New interim student conduct officer focuses on pre-emptive education

August 21, 2013 | Features, UToday
By Cynthia Nowak

“What I really want students to understand deeply is this: Making mistakes doesn’t mean that they’re bad people.”



So said Mary Martinez of the Office of Residence Life when she assumed her new responsibilities as interim student conduct officer. Added Martinez, who’s been with the University since 2009 — most recently as a residence hall director — “We all make bad choices, but those can often turn into great teachable moments.”

In her new position, Martinez, who prior to joining UT held positions in residence life with Michigan State University, is responsible for overseeing and administering the UT Student Code of Conduct. Her main focus, though, is the issue Martinez sees as central to student conduct: education.

“We want to educate students on the code of conduct they can follow to avoid ever meeting me,” she said with a smile.

“One of our areas of focus will be honor and getting the word out about the concept: What does it mean to be an honorable person, an honorable student? Your choices and decisions might not be the best for a situation, yet you can still be an honorable person, and keep from making poor decisions in the future.”

“We are extremely excited about Mary moving into this role,” said Virginia Speight, director of residence life. “Mary’s approach of proactive education — introducing the concept of student honor and ownership — fits well with our priorities of enhancing the student experience and ensuring that we are focused on student centeredness in all areas of our office.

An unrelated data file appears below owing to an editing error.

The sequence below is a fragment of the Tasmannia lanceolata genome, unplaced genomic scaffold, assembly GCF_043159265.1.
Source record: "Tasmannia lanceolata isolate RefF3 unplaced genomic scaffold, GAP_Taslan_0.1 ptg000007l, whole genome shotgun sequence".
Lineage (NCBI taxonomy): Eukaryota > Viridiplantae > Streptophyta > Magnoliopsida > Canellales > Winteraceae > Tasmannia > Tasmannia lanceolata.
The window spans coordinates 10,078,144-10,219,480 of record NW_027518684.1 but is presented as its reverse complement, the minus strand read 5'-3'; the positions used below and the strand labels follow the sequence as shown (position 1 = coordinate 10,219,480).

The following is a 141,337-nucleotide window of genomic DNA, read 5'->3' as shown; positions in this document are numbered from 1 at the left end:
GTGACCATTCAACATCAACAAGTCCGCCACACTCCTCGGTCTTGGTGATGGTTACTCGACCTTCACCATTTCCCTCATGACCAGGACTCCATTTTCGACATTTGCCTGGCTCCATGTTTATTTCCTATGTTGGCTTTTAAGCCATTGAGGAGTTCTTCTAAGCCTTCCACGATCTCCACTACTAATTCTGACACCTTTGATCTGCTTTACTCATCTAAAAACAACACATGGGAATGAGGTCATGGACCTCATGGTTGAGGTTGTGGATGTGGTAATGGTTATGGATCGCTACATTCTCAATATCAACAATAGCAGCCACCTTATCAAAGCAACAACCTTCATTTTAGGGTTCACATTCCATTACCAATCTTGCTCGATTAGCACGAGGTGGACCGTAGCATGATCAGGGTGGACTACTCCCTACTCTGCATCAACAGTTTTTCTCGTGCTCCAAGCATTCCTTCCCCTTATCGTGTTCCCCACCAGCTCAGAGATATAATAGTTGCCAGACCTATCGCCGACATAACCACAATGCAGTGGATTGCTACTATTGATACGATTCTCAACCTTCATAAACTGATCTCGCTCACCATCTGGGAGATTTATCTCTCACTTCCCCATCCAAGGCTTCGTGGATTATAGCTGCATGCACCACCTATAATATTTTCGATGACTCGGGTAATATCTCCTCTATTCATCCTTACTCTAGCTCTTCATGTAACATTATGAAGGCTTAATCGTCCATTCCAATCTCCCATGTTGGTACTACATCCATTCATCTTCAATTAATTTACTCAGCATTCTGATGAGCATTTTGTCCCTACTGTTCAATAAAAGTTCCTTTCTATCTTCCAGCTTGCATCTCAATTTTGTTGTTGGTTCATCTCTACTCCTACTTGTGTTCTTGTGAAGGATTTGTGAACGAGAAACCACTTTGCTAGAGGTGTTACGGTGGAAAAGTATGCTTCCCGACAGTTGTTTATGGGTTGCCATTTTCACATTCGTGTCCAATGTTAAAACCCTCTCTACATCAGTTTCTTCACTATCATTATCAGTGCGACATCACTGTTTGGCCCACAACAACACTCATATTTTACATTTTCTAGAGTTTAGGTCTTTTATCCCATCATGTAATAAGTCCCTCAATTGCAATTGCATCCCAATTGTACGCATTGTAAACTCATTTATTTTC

“These education efforts will enable students to better understand and embrace the Student Code of Conduct.”

Noting the diversity of the University’s student population, Martinez added that all members of the campus community have a role to play in ensuring positive conduct and a successful student experience.

“To help ensure our education efforts reach their mark, we strive to work with students where they’re at. Mutual understanding and respect are keys to effective education,” she said.

“But it’s not an effort that’s confined to the Office of Student Conduct. It’s a responsibility where the entire University needs to be involved — hall directors, teaching assistants, professors, senior administration. We all need to meet students where they’re at and educate them from there.

“That’s the best way to help them reach greatness.”

Information about the Student Code of Conduct can be found here.

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